Keys Lead To A Domestic
by David Blumenthal | Jul 7, 2014 2:10 pm
Posted to: Legal Writes, Newhallville
Two cops patrolling a housing complex where someone shot at police a month ago found themselves not dodging bullets, but mediating a domestic quarrel involving car keys, toiletries, and crack cocaine.
The two cops, Officers Carlos Ortiz and Reggie Holston (left to right in photo), normally drive patrol cars in Dixwell and the Hill, respectively. They were on an overtime walking beat Thursday for the first time together. They were assigned from 4 to 8 p.m. to Presidential Gardens, a Newhallville housing complex bordering Dixwell Avenue and Shelton Avenue.
The assignment was part of a summer anti-violence initiative designed to mitigate the increase in city crime that has historically accompanied the year’s hottest months. The city has allocated $500,000 to spend on the program, known as SAVI (Summer Anti-Violence Initiative), to give top neighborhood cops up to 40 hours of extra overtime a week to tackle hot spots.
Presidential Gardens, where a young man fired bullets at police officers a month ago, has been one of those spots. (Read stories here and here for more stories about the complex’s troubled past.)
Holston’s and Ortiz’s shift was noteworthy for violence that did not occur.
Holston and Ortiz chatted with neighbors at Presidential Gardens, which remained quiet during their overtime shift.
As they spoke with tenants, a middle-aged man approached them at one point, pointing to a woman standing 50 feet away near the entrance to a different apartment complex, at 579-595 Dixwell.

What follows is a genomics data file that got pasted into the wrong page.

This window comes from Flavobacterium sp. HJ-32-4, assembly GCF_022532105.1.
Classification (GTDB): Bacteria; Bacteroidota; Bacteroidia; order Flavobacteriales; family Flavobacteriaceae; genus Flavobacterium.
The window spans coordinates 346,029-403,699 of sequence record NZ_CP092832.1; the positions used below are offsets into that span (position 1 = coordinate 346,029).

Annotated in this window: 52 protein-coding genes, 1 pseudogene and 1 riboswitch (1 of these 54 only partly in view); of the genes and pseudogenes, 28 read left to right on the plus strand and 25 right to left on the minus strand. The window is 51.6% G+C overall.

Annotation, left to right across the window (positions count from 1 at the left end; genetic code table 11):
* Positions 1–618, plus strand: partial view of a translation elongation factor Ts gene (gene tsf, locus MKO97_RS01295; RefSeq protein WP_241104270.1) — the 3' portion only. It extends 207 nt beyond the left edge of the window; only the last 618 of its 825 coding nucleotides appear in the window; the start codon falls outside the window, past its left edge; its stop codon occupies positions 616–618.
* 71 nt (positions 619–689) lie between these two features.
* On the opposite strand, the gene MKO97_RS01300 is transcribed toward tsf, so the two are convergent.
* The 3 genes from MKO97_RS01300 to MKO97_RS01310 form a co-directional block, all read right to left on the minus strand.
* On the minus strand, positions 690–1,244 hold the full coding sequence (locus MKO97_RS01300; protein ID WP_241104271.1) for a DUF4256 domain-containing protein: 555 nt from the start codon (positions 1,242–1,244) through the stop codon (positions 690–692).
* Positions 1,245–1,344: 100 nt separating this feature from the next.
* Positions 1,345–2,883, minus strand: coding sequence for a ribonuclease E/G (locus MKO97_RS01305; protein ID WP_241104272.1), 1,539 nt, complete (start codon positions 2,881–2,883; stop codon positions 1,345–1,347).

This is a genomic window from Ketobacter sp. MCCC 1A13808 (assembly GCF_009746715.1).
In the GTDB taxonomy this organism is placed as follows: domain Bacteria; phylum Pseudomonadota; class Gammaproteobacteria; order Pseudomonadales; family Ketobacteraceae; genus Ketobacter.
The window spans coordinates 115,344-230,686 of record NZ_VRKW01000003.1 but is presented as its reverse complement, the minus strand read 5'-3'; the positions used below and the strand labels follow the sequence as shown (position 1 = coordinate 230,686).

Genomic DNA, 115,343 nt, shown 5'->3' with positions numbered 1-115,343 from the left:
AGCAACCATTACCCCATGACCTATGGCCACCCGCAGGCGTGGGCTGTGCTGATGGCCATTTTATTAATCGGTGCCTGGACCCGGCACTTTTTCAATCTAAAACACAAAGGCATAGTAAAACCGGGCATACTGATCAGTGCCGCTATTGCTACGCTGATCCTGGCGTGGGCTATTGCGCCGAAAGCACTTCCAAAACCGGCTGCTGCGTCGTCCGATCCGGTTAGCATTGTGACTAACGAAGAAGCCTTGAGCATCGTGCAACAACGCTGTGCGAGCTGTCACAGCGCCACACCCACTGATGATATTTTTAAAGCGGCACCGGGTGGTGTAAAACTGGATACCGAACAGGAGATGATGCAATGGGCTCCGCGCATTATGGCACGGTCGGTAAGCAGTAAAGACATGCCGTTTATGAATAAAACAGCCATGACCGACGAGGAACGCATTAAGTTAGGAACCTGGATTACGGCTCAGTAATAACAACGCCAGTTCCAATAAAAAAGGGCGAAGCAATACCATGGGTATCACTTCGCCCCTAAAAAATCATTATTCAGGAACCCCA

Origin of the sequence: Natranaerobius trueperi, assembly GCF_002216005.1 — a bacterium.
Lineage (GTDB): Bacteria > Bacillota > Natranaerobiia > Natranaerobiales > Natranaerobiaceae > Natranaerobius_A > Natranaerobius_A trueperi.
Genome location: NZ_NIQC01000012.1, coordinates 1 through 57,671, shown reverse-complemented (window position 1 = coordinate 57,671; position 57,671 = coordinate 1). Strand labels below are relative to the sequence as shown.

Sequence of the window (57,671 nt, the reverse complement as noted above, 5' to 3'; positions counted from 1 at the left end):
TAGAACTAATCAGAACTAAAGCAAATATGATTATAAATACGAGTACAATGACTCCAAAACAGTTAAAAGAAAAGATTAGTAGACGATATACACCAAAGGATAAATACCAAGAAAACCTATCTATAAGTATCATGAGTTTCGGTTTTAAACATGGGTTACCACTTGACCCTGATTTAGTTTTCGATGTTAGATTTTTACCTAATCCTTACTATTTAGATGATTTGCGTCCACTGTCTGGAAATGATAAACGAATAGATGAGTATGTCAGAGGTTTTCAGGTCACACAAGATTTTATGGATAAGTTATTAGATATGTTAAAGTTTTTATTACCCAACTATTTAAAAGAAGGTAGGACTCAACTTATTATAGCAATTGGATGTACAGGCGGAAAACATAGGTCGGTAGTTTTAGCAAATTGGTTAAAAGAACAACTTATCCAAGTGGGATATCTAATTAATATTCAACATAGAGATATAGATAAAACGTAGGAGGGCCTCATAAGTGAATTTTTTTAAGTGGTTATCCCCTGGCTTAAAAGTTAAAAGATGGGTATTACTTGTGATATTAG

“Sir,” he asked, “can you tell her to give me the keys to my car?”
According to the man, his live-in girlfriend of just over three months had stolen his car keys from him and refused to return them. The woman had no license, and the man himself had neither license nor registration for the vehicle. He produced a bill of sale for the vehicle and asked that the officers assist him with the retrieval of the keys.
Holston turned to the woman: “Why don’t you give him the keys?” She did not acknowledge him. “We can discuss this in the house,” she said.
The officers and the couple trudged up to a second-floor apartment, where the officers negotiated the return of the keys. The woman complained that her boyfriend does not take proper care of her due to his work schedule. He countered that he does a more than adequate job.
“She tells her mother I don’t support her enough,” he complained. “Every weekend, I take her shopping. I spend $100 at Walmart, wherever she wants.”
Holston then rebuked the man for not taking proper care of his car. The man responded that his negligence was due to a rigorous work schedule—12-hour days, six days a week—that leaves little time for taking care of his DMV duties. Holston decided to put a sticker on the car declaring it unregistered.
“I ain’t going to tow your car. You’re a working man,” he said.
The man added that his girlfriend has a substance abuse problem. He said he had discovered the residue of crack cocaine among her belongings in the apartment.